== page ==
This is known as haemostasis, when the blood clots to form a plug and stop the bleeding.
It took an average of 11 seconds for the smoke-exposed mice to stop bleeding, four minutes and 40 seconds quicker than mice who were healthy.
Next, the team examined if the smoke-exposed mice were more prone to thrombrosis – when a blood clot forms without bleeding.
While the mice were under anaesthesia, the scientists injured the carotid artery in the neck, which supplies blood to the brain.
This mimicked the first process of a heart attack, in which a piece of plaque breaks off a blood vessel wall.
The scientists measured how long it took for a blood clot to form inside the artery and halt blood flow. A blockage in arteries caused by a blood clot can trigger a heart attack or stroke, depending on where it is. It took one minute and 12 seconds in the smoke-exposed mice, compared with six minutes in the healthy mice.
The researchers blamed ‘hyperactivity’ in the platelets, triggered by the hookah smoke, for the abnormally fast blood processes.
Although mice are very small, the findings are applicable to humans, the researchers said.
They made sure that cotinine, a chemical found in tobacco which can be measured in the blood, was comparable to that found in humans who smoke hookah.
Dr Khasawneh said: “Some studies have found that the smoke emitted from one hookah tobacco smoking episode contains significantly more harmful chemicals compared to a single cigarette.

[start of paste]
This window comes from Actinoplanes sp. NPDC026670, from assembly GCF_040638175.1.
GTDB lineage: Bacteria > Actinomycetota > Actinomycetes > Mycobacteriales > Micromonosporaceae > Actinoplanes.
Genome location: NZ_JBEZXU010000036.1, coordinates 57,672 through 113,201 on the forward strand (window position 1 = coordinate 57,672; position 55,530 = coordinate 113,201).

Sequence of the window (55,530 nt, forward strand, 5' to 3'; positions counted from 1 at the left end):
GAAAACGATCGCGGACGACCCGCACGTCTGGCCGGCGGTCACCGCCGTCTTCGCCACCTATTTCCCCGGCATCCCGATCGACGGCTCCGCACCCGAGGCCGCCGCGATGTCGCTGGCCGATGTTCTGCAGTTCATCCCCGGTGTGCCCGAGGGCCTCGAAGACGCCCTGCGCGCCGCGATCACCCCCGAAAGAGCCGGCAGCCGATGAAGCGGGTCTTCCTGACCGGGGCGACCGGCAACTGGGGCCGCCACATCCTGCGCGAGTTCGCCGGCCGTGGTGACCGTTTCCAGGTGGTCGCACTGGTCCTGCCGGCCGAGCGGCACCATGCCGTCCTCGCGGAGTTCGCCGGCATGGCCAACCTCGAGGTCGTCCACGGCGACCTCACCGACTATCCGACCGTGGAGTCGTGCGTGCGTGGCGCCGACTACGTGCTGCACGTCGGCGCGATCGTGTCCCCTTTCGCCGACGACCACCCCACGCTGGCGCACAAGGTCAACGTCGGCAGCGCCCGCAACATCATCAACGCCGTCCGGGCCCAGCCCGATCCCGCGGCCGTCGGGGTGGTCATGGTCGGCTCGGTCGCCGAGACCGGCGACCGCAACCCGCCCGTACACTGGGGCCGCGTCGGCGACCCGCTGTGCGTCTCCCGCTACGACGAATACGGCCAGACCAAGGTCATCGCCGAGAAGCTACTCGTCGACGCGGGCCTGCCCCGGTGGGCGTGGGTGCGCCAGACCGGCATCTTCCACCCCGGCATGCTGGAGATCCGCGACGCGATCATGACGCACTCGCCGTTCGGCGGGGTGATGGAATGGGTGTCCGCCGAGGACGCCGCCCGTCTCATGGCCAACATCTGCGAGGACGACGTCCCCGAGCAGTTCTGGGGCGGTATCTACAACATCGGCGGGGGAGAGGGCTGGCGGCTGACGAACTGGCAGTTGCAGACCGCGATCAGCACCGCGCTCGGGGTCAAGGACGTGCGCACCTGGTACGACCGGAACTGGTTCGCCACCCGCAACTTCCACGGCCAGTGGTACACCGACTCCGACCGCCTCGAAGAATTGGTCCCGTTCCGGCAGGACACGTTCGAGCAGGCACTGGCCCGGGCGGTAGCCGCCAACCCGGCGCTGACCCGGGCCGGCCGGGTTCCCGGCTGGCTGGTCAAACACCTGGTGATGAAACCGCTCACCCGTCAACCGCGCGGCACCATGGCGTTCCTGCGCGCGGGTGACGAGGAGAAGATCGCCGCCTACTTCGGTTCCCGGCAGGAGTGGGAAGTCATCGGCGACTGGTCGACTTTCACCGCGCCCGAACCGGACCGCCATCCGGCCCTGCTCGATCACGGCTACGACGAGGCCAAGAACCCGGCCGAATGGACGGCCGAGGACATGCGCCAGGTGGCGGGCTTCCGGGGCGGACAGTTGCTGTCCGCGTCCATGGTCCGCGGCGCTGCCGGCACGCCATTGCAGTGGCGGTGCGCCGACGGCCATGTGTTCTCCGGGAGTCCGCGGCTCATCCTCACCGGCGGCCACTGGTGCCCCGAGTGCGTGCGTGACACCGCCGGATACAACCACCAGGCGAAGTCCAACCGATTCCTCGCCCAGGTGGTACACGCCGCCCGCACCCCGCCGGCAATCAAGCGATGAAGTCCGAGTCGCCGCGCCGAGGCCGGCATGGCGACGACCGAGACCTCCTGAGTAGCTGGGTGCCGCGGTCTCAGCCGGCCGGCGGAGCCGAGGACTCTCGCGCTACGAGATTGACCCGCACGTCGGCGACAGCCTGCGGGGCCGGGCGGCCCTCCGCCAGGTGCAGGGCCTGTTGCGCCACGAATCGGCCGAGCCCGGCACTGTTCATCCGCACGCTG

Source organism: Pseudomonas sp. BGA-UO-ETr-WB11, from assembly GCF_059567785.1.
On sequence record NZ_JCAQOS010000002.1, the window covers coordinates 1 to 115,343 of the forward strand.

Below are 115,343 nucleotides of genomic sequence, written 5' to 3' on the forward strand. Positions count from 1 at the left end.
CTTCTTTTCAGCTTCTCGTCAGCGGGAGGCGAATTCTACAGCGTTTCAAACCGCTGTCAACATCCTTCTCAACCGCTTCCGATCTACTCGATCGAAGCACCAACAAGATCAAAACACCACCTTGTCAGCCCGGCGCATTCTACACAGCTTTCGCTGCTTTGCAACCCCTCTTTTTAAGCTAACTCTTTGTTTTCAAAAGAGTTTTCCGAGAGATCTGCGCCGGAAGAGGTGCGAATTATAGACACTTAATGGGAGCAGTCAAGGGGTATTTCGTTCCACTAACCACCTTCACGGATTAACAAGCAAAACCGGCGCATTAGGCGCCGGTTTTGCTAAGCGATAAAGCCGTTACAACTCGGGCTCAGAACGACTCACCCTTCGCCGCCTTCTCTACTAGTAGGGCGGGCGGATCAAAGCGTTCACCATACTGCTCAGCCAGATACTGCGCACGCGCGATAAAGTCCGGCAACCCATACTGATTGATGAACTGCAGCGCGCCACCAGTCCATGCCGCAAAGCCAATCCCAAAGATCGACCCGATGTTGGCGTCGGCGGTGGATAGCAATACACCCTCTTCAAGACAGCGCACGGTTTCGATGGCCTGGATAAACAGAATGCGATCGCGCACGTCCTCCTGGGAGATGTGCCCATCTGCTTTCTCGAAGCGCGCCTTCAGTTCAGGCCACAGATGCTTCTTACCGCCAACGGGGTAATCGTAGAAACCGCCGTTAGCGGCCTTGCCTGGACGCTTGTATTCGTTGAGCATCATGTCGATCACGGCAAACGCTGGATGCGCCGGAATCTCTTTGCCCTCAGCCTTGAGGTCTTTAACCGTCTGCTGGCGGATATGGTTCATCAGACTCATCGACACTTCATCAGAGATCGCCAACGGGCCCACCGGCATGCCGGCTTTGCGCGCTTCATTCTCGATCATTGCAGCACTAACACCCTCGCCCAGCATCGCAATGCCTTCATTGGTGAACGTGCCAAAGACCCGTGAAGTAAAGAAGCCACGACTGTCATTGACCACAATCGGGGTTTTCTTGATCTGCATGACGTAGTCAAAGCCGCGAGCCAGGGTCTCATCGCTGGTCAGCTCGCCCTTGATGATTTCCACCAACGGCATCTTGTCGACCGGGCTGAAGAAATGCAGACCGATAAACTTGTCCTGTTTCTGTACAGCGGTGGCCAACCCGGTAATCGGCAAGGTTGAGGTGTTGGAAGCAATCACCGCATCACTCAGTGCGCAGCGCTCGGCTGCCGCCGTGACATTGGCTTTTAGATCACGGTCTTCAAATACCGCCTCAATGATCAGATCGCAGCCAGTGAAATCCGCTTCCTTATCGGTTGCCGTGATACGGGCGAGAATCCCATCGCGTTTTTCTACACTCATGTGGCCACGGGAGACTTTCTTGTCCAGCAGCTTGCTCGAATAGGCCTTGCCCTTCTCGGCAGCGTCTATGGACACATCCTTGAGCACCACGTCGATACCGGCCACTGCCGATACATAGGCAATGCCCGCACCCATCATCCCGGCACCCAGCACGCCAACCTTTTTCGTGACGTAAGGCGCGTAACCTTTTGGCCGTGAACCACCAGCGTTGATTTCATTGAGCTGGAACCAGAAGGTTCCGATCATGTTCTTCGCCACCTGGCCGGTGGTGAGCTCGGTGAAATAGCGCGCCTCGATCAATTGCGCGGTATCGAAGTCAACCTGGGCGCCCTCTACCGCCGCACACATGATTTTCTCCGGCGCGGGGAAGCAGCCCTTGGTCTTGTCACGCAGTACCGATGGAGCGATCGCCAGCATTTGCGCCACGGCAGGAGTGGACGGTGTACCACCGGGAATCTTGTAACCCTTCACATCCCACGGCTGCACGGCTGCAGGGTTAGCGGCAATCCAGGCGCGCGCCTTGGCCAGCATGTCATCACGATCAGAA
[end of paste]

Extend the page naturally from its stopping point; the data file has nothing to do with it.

“Smoking a hookah, cigarettes, e-cigarettes or other forms of tobacco all increase your risk for heart disease and stroke.”
It is not the first time experts have warned of the dangers of shisha, which has been found equal to or worse than smoking a pack of cigarettes.
In May 2019, the American Heart Association (AHA) published a statement on hookah smoking based on current evidence.
It reinforced that hookah smoke still contains toxic chemicals such as carbon monoxide which cam harm blood vessels, the heart and lungs.
Dr. Aruni Bhatnagar, a director of AHA Tobacco Center for Regulatory Science, said: “This study provides additional evidence that, contrary to popular belief, hookah smoking adversely affects cardiovascular health.
“From 2011 to 2015, the number of United States-based waterpipe establishments is estimated to have more than doubled, and interest has grown among both teens and adults.
“Although the tobacco industry has found novel ways to popularize and increase the use of new products, studies like this highlight the high risk of hookah smoking.”